Joshua 6:15-21 (NLT)
15 On the seventh day the Israelites got up at dawn and marched around the city as they had done before. But this time they went around the city seven times. 16 The seventh time around, as the priests sounded the long blast on their horns, Joshua commanded the people, “Shout! For the LORD has given you the city! 17 The city and everything in it must be completely destroyed  as an offering to the LORD. Only Rahab the prostitute and the others in her house will be spared, for she protected our spies. 18 Do not take any of the things set apart for destruction, or you yourselves will be completely destroyed, and you will bring trouble on all Israel. 19 Everything made from silver, gold, bronze, or iron is sacred to the LORD and must be brought into his treasury.”
20 When the people heard the sound of the horns, they shouted as loud as they could. Suddenly, the walls of Jericho collapsed, and the Israelites charged straight into the city from every side and captured it.
21 They completely destroyed everything in it—men and women, young and old, cattle, sheep, donkeys—everything.
The Hebrew term used here refers to the complete consecration of things or people to the Lord, either by destroying them or by giving them as an offering; similarly in 6:18, 21.
TIME OF DAY:
I imagine it may have taken quite some time to walk around the city walls seven times, so I have set this scene in the afternoon.
The light for this scene comes from the sun, on the right.
Various Hebrew soldiers, shouting!
As siege strategies go, shouting at a city’s walls to bring them down must rank as one of the most unusual! However, where God is involved we continually learn that it is best not to underestimate Him! Certainly from the account of Joshua & the fall of Jericho (probably one of the most impregnable citadels of the time) we can conclude, as the Hebrew army must have, that what God promises to do, He does!
The collapse of the walls must have been spectacular… scarey, but amazing to see. In my cartoon illustration we can see various Hebrew soldiers shouting as loud as they can. I took photographs of myself in shorts, sandals & holding a staff to get the various soldier poses I needed for this scene.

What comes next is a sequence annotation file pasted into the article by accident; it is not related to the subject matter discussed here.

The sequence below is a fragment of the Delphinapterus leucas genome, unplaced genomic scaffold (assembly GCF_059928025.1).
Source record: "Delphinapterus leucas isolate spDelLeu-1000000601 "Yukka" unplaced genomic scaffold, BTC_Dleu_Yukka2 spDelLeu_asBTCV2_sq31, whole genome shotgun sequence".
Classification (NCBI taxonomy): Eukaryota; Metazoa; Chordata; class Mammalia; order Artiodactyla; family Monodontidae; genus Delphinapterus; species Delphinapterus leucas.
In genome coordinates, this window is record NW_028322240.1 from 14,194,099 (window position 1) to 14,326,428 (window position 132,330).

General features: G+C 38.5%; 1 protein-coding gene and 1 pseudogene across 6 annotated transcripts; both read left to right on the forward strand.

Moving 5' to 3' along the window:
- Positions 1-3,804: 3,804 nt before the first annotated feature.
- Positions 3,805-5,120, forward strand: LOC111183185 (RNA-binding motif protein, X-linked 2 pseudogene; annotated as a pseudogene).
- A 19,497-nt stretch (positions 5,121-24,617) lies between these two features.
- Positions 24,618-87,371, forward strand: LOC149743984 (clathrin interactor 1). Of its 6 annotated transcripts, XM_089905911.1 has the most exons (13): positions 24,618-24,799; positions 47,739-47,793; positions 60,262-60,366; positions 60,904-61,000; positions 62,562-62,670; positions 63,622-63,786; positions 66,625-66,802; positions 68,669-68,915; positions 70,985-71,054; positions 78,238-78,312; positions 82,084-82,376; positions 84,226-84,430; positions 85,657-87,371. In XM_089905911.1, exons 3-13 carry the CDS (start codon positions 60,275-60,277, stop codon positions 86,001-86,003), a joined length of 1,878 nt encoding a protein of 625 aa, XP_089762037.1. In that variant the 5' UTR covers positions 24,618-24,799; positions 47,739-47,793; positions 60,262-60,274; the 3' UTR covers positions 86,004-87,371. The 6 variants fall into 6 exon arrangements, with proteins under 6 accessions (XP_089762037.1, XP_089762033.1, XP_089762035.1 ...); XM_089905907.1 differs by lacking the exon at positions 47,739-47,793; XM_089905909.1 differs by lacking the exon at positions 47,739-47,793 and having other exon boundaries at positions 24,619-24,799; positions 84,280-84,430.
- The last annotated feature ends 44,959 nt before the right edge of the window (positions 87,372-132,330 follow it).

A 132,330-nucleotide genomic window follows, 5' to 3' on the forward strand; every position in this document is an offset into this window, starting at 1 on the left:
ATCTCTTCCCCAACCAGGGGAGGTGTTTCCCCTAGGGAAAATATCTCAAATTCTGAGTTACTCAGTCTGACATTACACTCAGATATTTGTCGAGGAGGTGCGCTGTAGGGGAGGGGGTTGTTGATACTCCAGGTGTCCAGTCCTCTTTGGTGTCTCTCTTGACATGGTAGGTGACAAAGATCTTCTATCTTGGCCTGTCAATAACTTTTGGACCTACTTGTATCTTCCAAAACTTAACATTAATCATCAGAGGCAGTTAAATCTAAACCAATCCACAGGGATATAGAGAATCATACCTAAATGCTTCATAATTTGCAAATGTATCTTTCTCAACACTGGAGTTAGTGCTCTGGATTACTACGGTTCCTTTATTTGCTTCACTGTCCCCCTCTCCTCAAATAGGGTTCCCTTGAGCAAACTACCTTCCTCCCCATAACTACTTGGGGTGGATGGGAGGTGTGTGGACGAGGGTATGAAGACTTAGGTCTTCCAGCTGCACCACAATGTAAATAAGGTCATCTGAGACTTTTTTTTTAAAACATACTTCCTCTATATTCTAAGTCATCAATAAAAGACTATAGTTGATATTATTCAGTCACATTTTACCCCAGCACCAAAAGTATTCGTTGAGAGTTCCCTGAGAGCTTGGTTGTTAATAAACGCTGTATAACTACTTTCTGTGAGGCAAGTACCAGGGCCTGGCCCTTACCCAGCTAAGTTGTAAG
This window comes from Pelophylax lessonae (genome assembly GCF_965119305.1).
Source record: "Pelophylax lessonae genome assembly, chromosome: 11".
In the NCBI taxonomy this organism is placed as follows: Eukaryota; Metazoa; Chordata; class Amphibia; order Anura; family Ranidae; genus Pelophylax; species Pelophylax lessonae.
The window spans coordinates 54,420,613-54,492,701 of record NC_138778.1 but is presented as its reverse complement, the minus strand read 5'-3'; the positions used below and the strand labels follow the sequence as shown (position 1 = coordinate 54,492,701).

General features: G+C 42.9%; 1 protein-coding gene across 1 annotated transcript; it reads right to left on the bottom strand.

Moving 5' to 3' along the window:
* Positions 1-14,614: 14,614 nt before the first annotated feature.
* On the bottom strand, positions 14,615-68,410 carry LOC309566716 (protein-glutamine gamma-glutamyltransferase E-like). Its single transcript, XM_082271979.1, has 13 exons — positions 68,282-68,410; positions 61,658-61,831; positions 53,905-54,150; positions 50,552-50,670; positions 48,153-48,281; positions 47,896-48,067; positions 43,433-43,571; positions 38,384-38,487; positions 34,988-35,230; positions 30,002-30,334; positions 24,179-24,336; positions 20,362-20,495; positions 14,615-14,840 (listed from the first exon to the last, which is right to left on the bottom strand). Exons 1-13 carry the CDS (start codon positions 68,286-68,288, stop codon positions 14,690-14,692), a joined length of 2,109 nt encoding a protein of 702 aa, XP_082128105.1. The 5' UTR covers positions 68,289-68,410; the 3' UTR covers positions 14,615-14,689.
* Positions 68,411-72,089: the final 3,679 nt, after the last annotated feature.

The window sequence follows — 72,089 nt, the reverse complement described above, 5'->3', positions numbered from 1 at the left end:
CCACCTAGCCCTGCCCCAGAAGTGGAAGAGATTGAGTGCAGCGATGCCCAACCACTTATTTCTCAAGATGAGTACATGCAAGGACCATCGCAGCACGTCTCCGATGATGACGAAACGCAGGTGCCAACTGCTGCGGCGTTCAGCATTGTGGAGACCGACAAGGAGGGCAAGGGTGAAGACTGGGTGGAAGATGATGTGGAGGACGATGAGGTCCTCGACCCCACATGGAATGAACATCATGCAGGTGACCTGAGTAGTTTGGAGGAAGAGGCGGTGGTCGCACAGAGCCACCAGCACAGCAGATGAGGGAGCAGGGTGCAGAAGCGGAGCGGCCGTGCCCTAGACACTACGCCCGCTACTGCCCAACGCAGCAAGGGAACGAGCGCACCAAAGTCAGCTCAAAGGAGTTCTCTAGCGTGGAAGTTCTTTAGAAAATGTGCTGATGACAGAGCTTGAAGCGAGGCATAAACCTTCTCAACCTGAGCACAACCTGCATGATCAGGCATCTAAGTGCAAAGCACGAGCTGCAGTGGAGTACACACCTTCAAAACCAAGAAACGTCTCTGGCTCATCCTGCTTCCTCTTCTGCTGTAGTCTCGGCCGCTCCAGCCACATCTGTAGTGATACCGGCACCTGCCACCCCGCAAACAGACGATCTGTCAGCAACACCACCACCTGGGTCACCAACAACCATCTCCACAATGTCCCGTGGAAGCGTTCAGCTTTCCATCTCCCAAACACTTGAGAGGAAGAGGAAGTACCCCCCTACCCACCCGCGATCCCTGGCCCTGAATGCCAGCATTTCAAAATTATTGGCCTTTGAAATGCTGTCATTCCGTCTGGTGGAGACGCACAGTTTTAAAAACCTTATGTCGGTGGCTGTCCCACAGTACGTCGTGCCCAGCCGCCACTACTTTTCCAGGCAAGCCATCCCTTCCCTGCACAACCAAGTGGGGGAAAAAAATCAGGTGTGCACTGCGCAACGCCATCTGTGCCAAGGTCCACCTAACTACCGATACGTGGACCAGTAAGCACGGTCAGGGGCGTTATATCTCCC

I have done quite a bit of research of the warfare, arms & armour of Biblical times. I have discovered that the battle of Jericho occurred in 1406 BC, in the Late Bronze age. The warfare of that time was bloody & terrible, & apart from missile weapons (slings & stone, bow & arrows) combat consisted of hand-to-hand combat. Typical weapons of this period included the club (which I have drawn in scene 04), the hammer or maul, battle axe (which Joshua is carrying in scene 03), spear (seen in scenes 02-05), javelin, sword & the sickle sword.
Whilst body armour & shields offered some personal protection to the soldiers engaged in battles.
Swords in the Bronze age appear to have been more like long daggers than the long swords we may be more familiar with. This was because of the limitations of working with bronze. Apparently it was the introduction of iron & steel (in the Iron Age) that provided the material needed to fashion longer & stronger blades.
My intention is not to glorify battles & warfare, but neither do I want to avoid depicting it.
What caused the walls of Jericho to collapse?
The common secular (i.e. non-Christian) explanation is that an earthquake must have caused the collapse. Rahab’s house (the woman who hid the 2 Hebrew spies prior to the attack on Jericho) was apparently built against the city walls, & located on the north side of the city. Rahab’s house was miraculously spared while the rest of the city wall fell. It is difficult to imagine that a normal earthquake would be severe enough to collapse Jericho’s walls, & yet leave a section on the north side unharmed. ut amazingly, this is exactly what archaeologists have found. To my mind, the timing of the earthquake and it’s selectively destructive nature suggest something other than a natural calamity. I believe it must have been God at work.
http://www.answersingenesis.org/creation/v21/i2/jericho.asp has this to say about the walls of Jericho:
‘The mound, or ‘tell’ of Jericho was surrounded by a great earthen rampart, or embankment, with a stone retaining wall at its base. The retaining wall was some four to five meters (12–15 feet) high. On top of that was a mudbrick wall two meters (six feet) thick and about six to eight meters (20–26 feet) high. At the crest of the embankment was a similar mudbrick wall whose base was roughly 14 meters (46 feet) above the ground level outside the retaining wall. This is what loomed high above the Israelites as they marched around the city each day for seven days. Humanly speaking, it was impossible for the Israelites to penetrate the impregnable bastion of Jericho.’
You can see the stone & mud brick walls in my illustrations.